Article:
Strategy has become an often-used word that is applied to many circumstances and areas of business. There are strategies for sales, technology, marketing, HR, and the list goes on and on. As a strategist I actually welcome this, however, it seems that its constant use has somewhat changed its meaning over the years.

At first, traditional financial planning during the nineteen fifties was the dominant definition and use for strategy. By the nineteen nineties wealth was accumulated and asset management became increasingly more regarded and strategy began to be applied to this important area.

Practitioners such as Dr.’s Kaplan and Norton of Strategy Mapping fame, pioneered new strategic methodologies and strategy became best known for what a company does to sustain and scale its business value into the future. Our firm’s proprietary planning system, SmartPlan360˚ Program is specially designed to assess and develop strategic initiatives that drive business growth on the top- and bottom-lines. It is possible in today’s fast-paced environment, to fully redesign a company from a strategic perspective in ways that was not possible just five years ago.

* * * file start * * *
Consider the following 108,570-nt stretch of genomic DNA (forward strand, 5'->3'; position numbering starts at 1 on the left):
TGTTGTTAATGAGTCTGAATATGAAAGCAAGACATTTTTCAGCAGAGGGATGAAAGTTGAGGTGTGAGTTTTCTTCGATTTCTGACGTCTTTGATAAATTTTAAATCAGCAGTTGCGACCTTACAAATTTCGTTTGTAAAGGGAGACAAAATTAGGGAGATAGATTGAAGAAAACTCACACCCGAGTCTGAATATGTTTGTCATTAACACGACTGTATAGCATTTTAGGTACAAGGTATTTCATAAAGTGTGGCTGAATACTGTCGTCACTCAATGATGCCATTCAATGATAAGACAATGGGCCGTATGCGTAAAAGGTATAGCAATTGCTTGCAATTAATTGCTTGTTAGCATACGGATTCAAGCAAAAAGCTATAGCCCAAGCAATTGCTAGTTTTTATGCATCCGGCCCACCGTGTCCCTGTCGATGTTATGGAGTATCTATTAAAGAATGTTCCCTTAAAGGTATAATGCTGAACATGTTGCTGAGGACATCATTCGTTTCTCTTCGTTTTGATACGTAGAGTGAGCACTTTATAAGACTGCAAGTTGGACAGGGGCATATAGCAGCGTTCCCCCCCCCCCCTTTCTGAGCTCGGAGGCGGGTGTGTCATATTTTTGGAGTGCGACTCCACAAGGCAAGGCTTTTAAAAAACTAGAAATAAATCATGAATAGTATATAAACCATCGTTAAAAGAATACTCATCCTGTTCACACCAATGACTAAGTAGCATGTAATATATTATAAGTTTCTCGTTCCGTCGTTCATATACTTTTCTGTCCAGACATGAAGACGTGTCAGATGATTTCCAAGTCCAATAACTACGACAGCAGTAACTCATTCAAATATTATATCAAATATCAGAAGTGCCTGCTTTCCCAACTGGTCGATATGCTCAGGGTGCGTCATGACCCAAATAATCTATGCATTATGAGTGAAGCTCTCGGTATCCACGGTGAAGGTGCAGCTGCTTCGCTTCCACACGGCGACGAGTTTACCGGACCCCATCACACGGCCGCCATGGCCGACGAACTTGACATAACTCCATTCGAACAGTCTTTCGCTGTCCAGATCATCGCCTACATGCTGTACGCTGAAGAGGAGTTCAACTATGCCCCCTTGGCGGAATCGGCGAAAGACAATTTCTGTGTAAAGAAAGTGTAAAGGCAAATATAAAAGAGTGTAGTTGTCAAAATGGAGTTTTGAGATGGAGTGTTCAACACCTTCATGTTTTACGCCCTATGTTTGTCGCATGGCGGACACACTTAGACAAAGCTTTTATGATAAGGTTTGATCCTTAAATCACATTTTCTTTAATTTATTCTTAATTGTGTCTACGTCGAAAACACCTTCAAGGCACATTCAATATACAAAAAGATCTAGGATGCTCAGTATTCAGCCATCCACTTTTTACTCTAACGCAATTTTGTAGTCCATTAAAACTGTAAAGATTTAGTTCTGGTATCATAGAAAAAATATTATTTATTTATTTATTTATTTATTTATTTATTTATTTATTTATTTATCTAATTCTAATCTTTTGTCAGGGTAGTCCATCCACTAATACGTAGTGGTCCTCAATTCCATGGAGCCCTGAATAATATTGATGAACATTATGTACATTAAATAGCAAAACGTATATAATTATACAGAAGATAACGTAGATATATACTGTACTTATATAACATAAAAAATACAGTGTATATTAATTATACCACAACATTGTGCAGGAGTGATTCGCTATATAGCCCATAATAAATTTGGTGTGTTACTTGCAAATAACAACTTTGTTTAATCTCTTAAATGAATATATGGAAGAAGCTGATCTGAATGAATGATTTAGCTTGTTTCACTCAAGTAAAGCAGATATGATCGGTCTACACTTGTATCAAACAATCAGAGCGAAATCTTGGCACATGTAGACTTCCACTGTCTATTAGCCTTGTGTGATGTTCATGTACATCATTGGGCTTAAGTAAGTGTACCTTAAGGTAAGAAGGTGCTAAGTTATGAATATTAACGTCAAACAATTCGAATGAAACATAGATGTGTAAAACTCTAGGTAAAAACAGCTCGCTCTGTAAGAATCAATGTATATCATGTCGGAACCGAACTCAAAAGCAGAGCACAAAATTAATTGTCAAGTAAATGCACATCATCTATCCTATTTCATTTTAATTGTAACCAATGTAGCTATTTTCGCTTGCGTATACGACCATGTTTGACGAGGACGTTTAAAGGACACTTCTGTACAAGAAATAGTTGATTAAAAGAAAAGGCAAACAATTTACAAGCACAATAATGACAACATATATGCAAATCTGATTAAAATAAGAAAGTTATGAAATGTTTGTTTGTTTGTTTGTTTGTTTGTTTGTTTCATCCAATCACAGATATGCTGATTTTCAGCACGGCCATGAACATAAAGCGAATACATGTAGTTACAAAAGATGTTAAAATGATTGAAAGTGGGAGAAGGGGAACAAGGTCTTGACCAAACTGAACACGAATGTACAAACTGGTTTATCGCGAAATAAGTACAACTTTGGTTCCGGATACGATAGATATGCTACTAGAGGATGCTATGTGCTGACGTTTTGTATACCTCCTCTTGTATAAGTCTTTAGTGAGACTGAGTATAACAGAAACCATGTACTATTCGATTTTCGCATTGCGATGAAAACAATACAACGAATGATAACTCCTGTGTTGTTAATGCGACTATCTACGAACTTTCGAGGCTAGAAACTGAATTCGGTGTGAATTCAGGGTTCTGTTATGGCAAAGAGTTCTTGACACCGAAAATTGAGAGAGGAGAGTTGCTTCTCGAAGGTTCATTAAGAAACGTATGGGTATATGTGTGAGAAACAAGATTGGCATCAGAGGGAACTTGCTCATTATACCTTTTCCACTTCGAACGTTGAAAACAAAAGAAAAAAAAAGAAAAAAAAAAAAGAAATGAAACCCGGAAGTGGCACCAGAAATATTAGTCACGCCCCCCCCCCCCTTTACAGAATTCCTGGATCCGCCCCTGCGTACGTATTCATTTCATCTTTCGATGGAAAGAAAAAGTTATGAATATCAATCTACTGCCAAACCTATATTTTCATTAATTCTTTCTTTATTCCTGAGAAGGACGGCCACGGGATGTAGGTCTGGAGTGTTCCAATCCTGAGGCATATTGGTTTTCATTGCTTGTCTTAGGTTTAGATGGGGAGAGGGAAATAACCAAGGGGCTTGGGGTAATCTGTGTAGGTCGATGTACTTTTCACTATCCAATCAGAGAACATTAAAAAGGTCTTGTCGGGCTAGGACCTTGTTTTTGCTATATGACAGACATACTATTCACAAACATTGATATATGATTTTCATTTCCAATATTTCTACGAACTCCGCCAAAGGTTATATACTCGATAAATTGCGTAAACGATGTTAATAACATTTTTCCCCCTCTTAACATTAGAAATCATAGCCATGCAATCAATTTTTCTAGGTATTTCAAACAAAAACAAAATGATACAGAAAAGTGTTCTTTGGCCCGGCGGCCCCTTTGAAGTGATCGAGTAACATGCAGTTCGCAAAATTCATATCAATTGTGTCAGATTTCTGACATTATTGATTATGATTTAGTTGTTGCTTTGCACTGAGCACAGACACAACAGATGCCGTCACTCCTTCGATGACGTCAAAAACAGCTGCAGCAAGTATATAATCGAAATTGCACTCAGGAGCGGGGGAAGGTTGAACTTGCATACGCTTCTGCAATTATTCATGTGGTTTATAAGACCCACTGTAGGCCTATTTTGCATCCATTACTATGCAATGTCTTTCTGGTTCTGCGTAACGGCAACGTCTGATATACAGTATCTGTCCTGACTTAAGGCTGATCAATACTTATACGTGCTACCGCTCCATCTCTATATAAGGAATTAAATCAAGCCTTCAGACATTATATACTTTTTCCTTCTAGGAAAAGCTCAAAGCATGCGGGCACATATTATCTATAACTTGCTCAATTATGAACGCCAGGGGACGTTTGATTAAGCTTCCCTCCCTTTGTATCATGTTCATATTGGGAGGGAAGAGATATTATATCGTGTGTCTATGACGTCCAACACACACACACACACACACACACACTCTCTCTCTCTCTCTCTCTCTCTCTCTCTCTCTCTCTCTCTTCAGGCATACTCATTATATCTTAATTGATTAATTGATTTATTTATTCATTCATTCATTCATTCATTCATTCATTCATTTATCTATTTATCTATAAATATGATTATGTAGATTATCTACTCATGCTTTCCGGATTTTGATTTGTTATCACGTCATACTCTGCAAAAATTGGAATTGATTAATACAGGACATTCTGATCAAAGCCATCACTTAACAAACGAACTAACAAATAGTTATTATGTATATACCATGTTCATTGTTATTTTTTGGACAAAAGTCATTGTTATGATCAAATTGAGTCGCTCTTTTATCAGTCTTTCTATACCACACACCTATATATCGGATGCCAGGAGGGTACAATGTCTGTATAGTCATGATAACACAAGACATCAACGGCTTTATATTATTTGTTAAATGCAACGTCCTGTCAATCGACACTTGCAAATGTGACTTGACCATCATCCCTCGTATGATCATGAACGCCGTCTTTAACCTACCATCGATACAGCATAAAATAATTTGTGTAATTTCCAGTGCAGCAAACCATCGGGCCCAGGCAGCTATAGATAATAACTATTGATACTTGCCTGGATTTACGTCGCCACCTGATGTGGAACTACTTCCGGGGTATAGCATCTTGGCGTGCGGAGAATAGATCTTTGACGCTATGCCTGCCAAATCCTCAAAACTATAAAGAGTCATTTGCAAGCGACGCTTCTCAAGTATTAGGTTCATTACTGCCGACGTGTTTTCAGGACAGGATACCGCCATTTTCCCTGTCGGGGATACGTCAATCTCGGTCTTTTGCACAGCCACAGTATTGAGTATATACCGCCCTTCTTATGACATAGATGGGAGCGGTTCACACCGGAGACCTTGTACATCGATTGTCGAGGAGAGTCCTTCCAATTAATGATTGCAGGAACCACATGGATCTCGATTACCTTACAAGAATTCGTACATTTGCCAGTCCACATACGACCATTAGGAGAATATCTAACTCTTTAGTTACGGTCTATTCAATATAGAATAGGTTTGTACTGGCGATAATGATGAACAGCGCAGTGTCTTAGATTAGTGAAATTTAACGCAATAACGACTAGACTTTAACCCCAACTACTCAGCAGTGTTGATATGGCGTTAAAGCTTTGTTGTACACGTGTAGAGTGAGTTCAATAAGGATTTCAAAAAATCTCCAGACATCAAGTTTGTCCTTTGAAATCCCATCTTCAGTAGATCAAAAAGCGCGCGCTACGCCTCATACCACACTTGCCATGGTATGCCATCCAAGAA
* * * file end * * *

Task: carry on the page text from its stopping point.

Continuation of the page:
So you see new strategy thought is redesigning and leveling the playing field. In today’s highly competitive market ‘sustained value creation’ almost always involves a breakthrough strategy. This is where a company wins new market share by changing the rules that everyone is playing by, rather than following them. But this requires senior leaders to think out of the box and in new ways and often change what is considered their company’s status quo.

We call this the Sacred Cow Problem. There are usually pockets of control in a company that someone setup to protect their turf. At first the new pocket brought added value and growth, but over time they can become an anchor that holds a company from growing. Major strategy shifts and changes include getting rid of sacred cows, which can be a painful process for the leaders who designed them!

That’s why breakthroughs often come from new companies. They aren’t encumbered by their pasts or sacred cows. It’s also why identifying breakthroughs are well rewarded by the market, because they bring a welcomed breath of fresh air into the situation. This new fresh innovation and strategic change is the basis of a sound strategy and is how innovative companies currently define strategy.